About Mike Hackett


Mike Hackett is an unassuming man with an easy smile. His passions run deep, but he never comes across as dogmatic or ideological. He has found an ethical resolve that propels him, and an engaging nature that brings others with him. His wife, Carolyn, makes it clear, though, “He’s Irish. He’s scrappy” she says with a smile. Mild mannered, yes; a pushover, never. When he puts his mind to something, he sees it through.

Mike grew up in a Catholic family in Chehalis, Washington, a small lumber and dairy town in the southwest of the state, and took to the outdoors as everyone did in that area. Camping, hiking, building forts and loving the forest for the beauty and expanse and for the peace of being in nature.

He was a small kid growing up, a good athlete with social skills, but not a lot of confidence. The confidence would develop through his career, as he discovered his strengths and what he now sees as his purpose.

During his college years, his dad, a railroad engineer, announced to the family that he had purchased a new Cessna 172.  This was surprising for a middle class family but, as an avid fan of Lindberg and other pioneering pilots, it had long been his father’s dream.  Mike took to flying like a duck to water and during his later college years, worked as a sports and all-around reporter for the local newspaper, doing aerial photography. He claims it also helped his social life a bit (“Hey, wanna take a plane ride?”)

Rather than wait to be drafted into the Vietnam War Mike signed up to be a Navy pilot. Already being a private pilot, he had a head start in learning to fly military aircraft. From this training experience, he also learned more about himself and how people flourish.   He learned that encouraging and guiding people toward success was more beneficial than warning and threatening them.

After the Navy, Mike became a commercial pilot, working with Hughes AirWest and the airlines that acquired their operations. As a line pilot, he could have worked until retirement in that role, but senior pilot management tapped him to be a training pilot, where he was responsible for the skills and success of junior pilots. He regarded that as an honor and, recalling his Navy training experience, adopted an approach that was positive, encouraging, confidence building, and focused on success. “I found I could be more effective by building people up than by managing by fear. People become successful when they look forward to learning and know they can overcome their mistakes.” Mike’s leadership and mentorship style flourished in this role.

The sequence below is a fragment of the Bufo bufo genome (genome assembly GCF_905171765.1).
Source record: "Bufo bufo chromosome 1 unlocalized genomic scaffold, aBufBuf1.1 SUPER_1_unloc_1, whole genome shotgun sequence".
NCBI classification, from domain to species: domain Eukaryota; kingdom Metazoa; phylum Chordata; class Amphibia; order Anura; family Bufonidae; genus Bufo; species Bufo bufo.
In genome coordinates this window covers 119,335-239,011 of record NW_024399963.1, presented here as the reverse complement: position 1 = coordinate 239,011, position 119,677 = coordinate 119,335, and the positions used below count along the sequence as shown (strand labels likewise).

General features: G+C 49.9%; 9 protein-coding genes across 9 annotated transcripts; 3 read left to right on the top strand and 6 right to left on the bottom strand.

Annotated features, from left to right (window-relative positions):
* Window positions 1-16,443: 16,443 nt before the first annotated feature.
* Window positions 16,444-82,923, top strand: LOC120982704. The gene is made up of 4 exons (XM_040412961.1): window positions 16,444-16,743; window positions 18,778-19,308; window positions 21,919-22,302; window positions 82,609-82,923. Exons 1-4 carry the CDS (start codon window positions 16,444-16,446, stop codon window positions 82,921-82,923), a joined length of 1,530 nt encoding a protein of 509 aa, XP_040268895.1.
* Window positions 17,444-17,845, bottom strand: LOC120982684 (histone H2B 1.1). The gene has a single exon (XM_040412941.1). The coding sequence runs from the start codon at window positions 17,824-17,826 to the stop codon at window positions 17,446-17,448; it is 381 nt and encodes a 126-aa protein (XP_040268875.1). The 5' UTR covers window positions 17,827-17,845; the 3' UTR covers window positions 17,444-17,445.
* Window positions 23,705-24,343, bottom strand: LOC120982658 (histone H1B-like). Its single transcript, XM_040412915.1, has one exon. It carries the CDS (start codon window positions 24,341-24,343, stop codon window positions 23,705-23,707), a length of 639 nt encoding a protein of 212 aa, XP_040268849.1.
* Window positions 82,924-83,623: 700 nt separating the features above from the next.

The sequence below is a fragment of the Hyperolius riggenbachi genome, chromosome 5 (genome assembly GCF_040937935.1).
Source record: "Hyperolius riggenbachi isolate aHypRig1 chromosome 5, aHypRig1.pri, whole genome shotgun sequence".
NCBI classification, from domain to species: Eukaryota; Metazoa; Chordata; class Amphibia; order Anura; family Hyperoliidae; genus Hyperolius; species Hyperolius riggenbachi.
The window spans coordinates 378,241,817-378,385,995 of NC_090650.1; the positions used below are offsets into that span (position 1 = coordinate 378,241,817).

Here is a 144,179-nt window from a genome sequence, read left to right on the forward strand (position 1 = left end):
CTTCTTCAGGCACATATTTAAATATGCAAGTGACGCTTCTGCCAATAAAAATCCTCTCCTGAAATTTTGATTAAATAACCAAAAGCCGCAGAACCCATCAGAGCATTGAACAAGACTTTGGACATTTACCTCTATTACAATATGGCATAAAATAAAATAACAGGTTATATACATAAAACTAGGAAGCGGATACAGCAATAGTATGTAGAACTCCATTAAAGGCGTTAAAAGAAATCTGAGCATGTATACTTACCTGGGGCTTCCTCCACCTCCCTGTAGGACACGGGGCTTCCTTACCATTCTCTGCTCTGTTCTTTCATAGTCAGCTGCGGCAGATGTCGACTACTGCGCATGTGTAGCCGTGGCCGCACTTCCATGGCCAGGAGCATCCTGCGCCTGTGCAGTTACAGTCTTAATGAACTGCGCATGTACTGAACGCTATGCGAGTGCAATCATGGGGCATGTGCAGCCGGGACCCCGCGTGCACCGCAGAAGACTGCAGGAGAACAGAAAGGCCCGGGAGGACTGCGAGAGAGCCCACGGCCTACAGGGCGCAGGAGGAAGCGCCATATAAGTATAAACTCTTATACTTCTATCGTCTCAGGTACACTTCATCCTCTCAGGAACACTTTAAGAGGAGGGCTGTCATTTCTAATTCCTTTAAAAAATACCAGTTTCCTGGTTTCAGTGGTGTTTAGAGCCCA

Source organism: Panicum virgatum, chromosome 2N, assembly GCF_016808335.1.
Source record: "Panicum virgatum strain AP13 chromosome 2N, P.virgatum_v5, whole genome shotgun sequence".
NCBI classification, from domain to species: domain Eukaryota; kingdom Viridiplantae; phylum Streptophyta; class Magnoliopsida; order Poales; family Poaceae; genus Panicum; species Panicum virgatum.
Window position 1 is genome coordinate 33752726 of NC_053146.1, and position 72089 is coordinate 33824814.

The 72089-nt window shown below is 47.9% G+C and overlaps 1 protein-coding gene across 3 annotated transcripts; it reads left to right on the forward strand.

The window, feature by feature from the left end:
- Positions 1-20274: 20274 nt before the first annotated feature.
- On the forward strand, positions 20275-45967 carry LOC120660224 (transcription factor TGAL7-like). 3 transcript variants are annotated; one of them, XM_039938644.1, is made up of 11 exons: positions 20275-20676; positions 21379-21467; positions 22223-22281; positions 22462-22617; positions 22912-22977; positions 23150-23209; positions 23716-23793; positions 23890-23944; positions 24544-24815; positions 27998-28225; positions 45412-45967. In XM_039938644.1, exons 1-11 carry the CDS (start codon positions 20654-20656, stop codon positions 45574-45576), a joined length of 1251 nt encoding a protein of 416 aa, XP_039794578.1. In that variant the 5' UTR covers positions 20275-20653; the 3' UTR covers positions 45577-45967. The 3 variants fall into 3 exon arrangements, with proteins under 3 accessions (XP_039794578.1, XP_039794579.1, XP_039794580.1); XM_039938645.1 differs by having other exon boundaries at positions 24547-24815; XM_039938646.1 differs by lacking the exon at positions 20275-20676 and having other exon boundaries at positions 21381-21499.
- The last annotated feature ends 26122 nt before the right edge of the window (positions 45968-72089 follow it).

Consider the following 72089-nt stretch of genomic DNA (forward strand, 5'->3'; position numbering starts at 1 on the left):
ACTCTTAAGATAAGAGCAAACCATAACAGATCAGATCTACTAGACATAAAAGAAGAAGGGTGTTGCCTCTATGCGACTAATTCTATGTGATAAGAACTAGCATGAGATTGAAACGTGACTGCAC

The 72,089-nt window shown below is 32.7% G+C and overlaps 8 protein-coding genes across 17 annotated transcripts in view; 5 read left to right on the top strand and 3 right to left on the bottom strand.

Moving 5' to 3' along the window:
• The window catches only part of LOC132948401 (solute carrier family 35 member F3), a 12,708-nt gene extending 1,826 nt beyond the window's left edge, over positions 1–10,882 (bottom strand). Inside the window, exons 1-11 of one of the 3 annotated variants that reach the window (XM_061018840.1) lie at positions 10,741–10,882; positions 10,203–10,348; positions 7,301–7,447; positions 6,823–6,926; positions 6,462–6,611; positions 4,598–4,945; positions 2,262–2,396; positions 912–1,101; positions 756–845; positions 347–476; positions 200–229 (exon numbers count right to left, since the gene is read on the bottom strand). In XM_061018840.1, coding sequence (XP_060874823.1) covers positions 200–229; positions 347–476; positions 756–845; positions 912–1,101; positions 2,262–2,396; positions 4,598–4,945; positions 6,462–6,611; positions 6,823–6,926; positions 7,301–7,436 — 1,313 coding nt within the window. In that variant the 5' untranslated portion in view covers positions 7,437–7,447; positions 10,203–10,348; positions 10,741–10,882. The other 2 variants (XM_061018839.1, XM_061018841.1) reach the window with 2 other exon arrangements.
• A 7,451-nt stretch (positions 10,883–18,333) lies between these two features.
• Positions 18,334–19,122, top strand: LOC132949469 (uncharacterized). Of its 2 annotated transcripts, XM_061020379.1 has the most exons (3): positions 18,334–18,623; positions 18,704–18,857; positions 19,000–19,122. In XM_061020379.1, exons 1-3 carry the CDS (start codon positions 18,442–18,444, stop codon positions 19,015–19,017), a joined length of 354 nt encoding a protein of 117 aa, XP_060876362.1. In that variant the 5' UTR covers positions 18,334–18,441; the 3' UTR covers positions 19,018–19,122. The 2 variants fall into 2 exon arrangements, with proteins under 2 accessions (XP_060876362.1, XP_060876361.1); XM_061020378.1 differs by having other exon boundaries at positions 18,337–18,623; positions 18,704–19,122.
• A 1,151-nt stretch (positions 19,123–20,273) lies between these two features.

Mike tells a story on himself. They had a Christmas tree farm in the western hills. Christmas trees are planted and harvested as a crop, but whenever he sold a tree from the farm, he gave the customer a seedling to plant. You know, to make up for the one they just cut.

He married his high school sweetheart while in the Navy and started a family. They came to the Napa Valley at a time when there was an influx of people with similar values. There was an enthusiasm for hands-on winegrowing  and producing high quality natural products while living sustainably with nature. These were people who were progressive in outlook, practical of mindset, and aware of their responsibility to manage nature respectfully. From1978-2004, Mike and Carolyn lived in west Napa and ran a Christmas tree farm. They now have two grown children and a pair of grandchildren. Their son and his family live in a cottage adjacent to  them, and their daughter lives in St. Helena and is on the business side of the wine industry.  

Through Mike’s career as a pilot, he and Carolyn had seen much of the country, and had the opportunity to visit and explore many areas and communities. In 2004 they  moved Angwin to after his commercial aviation career. Angwin sits on Howell Mountain, east of St. Helena. “It’s right up from the beautiful Napa Valley and wonderful wine culture, and in the forests I love.” To them, it the most beautiful place in the country.

He also became aware that Howell Mountain is a key watershed, providing water for St. Helena’s Bell Canyon Reservoir and Napa’s Lake Hennessey. Development, whether housing or vineyard conversions, has a risk of reducing the water security of the communities that depend on that watershed. His beloved forests were providing for the downstream communities.

For the last 12 years, Mike as been a member of Save Rural Angwin, and the last several years served as its chair. Through the SRA, he met and was befriended by Volker Eisele, long time environmentalist and influential Farm Bureau and Napa Valley Vintners member. He says that Volker clarified what he needs to focus his energies on. In 2014, shortly before his death, Eisele said to him, “ Mike, we saved the Ag Preserve nearly 50 years ago, now we have to save the Ag Watershed.” 


I pull out my camera to capture a shot of Mike, and he’s visibly uncomfortable. “I don’t want this thing to be about me. It’s not about personality or politics. This is about our grandchildren and the kind of example we set and the world we leave them.”

Note: I showed up at Mike and Carolyn’s home to capture his story. Gracious hosts that they are, they offer a local wine, which is always hard to refuse, given where we were. He produced a bottle of 2010 Winter Cabernet. The winegrower, Rob Winters, was a long time friend and tennis partner who had recently died. Opening the bottle was a bit of a remembrance for his friend and a generous offer to a visitor. Offering a personally significant wine to a visitor is the mark of a classic Napa gentleman.